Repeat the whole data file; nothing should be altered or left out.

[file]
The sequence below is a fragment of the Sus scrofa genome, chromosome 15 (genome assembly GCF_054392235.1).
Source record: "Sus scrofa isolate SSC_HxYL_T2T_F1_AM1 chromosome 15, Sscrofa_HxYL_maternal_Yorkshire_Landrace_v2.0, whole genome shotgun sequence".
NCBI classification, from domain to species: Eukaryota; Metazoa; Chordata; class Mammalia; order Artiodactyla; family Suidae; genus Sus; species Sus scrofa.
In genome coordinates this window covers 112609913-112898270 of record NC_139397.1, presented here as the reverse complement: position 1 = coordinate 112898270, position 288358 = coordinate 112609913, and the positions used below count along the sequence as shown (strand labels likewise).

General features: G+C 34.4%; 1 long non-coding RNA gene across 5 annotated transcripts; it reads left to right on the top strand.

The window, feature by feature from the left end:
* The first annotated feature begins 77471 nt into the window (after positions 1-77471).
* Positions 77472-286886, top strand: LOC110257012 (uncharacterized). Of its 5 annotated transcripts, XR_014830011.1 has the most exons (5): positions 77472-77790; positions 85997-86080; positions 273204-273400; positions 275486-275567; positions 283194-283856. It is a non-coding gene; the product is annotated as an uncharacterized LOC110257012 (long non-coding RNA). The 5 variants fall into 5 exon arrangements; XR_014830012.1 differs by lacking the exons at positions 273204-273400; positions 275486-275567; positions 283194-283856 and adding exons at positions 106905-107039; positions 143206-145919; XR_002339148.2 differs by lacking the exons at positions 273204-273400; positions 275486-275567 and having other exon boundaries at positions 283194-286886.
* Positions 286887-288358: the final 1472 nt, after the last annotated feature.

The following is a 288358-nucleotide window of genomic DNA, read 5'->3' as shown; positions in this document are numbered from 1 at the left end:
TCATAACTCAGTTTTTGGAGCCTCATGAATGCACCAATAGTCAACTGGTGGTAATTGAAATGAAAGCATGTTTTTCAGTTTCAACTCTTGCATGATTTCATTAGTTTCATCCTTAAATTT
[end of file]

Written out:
The sequence below is a fragment of the Sus scrofa genome, chromosome 15 (genome assembly GCF_054392235.1).
Source record: "Sus scrofa isolate SSC_HxYL_T2T_F1_AM1 chromosome 15, Sscrofa_HxYL_maternal_Yorkshire_Landrace_v2.0, whole genome shotgun sequence".
NCBI classification, from domain to species: Eukaryota; Metazoa; Chordata; class Mammalia; order Artiodactyla; family Suidae; genus Sus; species Sus scrofa.
In genome coordinates this window covers 112609913-112898270 of record NC_139397.1, presented here as the reverse complement: position 1 = coordinate 112898270, position 288358 = coordinate 112609913, and the positions used below count along the sequence as shown (strand labels likewise).

General features: G+C 34.4%; 1 long non-coding RNA gene across 5 annotated transcripts; it reads left to right on the top strand.

The window, feature by feature from the left end:
* The first annotated feature begins 77471 nt into the window (after positions 1-77471).
* Positions 77472-286886, top strand: LOC110257012 (uncharacterized). Of its 5 annotated transcripts, XR_014830011.1 has the most exons (5): positions 77472-77790; positions 85997-86080; positions 273204-273400; positions 275486-275567; positions 283194-283856. It is a non-coding gene; the product is annotated as an uncharacterized LOC110257012 (long non-coding RNA). The 5 variants fall into 5 exon arrangements; XR_014830012.1 differs by lacking the exons at positions 273204-273400; positions 275486-275567; positions 283194-283856 and adding exons at positions 106905-107039; positions 143206-145919; XR_002339148.2 differs by lacking the exons at positions 273204-273400; positions 275486-275567 and having other exon boundaries at positions 283194-286886.
* Positions 286887-288358: the final 1472 nt, after the last annotated feature.

The following is a 288358-nucleotide window of genomic DNA, read 5'->3' as shown; positions in this document are numbered from 1 at the left end:
TCATAACTCAGTTTTTGGAGCCTCATGAATGCACCAATAGTCAACTGGTGGTAATTGAAATGAAAGCATGTTTTTCAGTTTCAACTCTTGCATGATTTCATTAGTTTCATCCTTAAATTT